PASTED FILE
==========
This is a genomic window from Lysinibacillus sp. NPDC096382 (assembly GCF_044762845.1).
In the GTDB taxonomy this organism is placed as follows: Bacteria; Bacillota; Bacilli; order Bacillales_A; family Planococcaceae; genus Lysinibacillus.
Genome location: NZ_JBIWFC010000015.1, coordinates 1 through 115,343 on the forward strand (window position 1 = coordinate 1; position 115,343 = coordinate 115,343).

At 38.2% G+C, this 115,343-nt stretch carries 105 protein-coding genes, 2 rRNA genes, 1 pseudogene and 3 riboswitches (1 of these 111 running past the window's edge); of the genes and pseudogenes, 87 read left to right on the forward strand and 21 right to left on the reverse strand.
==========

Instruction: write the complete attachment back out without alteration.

This is a genomic window from Lysinibacillus sp. NPDC096382 (assembly GCF_044762845.1).
In the GTDB taxonomy this organism is placed as follows: Bacteria; Bacillota; Bacilli; order Bacillales_A; family Planococcaceae; genus Lysinibacillus.
Genome location: NZ_JBIWFC010000015.1, coordinates 1 through 115,343 on the forward strand (window position 1 = coordinate 1; position 115,343 = coordinate 115,343).

At 38.2% G+C, this 115,343-nt stretch carries 105 protein-coding genes, 2 rRNA genes, 1 pseudogene and 3 riboswitches (1 of these 111 running past the window's edge); of the genes and pseudogenes, 87 read left to right on the forward strand and 21 right to left on the reverse strand.